“As we watched the news in the U.K. over the last few weeks, we knew that as a News Corporation tabloid, we would be looked at more closely. So this is not unexpected,” he wrote. “I am sorry for any inconvenience caused by this directive. However, given what has taken place in London, it is necessary for us to take this step.”

News Corporation officials would not comment on the matter.

Though Mr. Allan and News Corporation lawyers were adamant that the directive did not indicate that anyone at The Post had broken the law, the move shows just how concerned the company is that it could face a wide-ranging investigation in the United States.

The notice appears to be limited to The Post. Journalists at Mr. Murdoch’s other New York-based newspaper, The Wall Street Journal, did not receive similar instructions.

The memo from Col Allan read:

By now, you have received an email from News Corporation’s in-house legal counsel to preserve and maintain documents.

All New York Post employees have been asked to do this in light of what has gone on in London at News of the World, and not because any recipient has done anything improper or unlawful.

As we watched the news in the U.K. over the last few weeks, we knew that as a News Corporation tabloid, we would be looked at more closely. So this is not unexpected.

I want to stress that your full and absolute cooperation is necessary and you are expected to comply with this direction from our legal department. At the same time, please know we understand and take very seriously your concerns over the protection of legitimate journalistic sources. While we have instituted this hold, we do intend to protect from disclosure all legitimate and lawful journalistic sources in accordance with the law.

I am sorry for any inconvenience caused by this directive. However, given what has taken place in London, it is necessary for us to take this step.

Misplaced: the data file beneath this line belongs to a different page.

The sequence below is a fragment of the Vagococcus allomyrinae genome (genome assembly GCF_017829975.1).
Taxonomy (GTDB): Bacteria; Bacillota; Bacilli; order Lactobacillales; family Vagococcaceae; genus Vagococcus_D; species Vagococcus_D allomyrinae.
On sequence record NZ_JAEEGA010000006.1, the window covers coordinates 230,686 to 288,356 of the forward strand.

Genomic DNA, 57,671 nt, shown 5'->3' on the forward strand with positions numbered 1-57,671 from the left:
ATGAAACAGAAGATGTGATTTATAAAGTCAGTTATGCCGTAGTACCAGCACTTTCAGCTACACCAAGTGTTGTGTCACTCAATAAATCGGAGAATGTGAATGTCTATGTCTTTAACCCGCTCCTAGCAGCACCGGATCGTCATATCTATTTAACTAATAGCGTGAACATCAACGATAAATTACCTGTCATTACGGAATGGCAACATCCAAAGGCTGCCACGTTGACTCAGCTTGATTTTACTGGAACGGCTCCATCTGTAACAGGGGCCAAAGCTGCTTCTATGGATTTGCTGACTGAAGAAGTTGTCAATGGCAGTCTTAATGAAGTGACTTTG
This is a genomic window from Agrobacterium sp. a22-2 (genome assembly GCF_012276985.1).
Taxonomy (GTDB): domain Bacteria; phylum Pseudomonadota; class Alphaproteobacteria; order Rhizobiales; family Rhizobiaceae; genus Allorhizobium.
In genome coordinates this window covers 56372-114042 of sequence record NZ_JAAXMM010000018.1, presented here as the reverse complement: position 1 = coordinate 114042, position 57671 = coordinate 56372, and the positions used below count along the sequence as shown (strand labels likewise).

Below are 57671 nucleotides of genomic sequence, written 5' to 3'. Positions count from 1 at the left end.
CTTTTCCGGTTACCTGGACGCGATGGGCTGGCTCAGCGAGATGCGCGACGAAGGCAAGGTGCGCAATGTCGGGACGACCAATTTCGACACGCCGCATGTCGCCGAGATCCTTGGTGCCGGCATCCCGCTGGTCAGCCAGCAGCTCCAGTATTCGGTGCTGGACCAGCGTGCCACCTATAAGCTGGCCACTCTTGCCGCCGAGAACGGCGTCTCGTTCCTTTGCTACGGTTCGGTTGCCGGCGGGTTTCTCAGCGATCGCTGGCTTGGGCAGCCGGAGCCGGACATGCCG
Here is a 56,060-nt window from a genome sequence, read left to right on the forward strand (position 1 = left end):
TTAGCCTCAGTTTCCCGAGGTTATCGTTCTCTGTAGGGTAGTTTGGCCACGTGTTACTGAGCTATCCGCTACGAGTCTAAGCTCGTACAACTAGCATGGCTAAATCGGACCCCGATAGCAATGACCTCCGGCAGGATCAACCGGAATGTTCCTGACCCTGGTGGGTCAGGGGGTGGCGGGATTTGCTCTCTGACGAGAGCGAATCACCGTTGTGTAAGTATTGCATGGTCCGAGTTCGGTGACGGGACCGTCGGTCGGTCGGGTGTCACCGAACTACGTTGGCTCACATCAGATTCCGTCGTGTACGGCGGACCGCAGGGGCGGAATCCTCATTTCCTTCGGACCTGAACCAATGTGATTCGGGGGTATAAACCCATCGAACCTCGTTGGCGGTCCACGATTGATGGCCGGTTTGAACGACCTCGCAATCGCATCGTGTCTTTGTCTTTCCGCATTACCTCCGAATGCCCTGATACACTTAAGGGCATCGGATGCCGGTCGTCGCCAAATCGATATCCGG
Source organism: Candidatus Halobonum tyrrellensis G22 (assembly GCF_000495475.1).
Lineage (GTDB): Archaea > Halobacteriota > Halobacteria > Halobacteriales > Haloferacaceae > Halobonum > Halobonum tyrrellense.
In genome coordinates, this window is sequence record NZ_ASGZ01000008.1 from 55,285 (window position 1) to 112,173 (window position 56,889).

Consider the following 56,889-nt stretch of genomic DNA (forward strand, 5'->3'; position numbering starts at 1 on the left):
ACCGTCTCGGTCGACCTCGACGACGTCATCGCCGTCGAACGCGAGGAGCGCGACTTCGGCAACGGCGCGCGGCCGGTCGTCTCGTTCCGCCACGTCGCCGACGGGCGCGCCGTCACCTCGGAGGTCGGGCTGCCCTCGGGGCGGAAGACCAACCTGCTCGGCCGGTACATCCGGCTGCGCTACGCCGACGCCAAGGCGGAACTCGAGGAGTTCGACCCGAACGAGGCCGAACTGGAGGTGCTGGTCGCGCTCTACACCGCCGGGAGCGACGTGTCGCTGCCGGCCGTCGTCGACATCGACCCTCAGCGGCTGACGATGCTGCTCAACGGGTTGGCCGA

Let me say how grateful I am for the hard work and terrific reporting all of you do here each and every day. The New York Post has a proud history. We will also have a proud future.

Thank you for your professionalism and full cooperation in this matter.

The memo from News Corp. Legal read:

Dear New York Post Colleagues,

As you have undoubtedly seen, there have been press accounts of inquiries into whether employees or agents of News Corporation or its subsidiaries have (a) accessed telephone and/or other personal data of third-parties without authorization, and/or (B) made unlawful payments to government officials in order to obtain information. As you also know, these stem from the actions at The News of the World in London, as well as unsourced, unsubstantiated reports in one London tabloid.

Starting today, all employees must preserve and maintain all documents and information that are related in any way to the above mentioned issues.

Please know we are sending this notice not because any recipient has done anything improper or unlawful. However, given what has taken place in London, we believe that taking this step will help to underscore how seriously we are taking this matter.

Here is what is required of you:

Any documents pertaining to unauthorized retrieval of phone or personal data, to payments for information to government officials, or that is related in any way to these issues, must be retained.

Please note that the term “documents” should be construed in its broadest sense, including but not limited to: written material, graphs, charts, files, e-mail, text messages, instant messages, any content in social media, voicemail, tape recordings, microfiche, video and film, handwritten notes, draft documents, memoranda, calendars, card files, appointment books, and the like whether in hard copy or on computer databases, hard drives, desk tops, laptops, thumb drives, disks, backup tapes, or any other storage medium, and regardless of whether the document is located on a company-issued or personal device. It also includes all copies of the same document.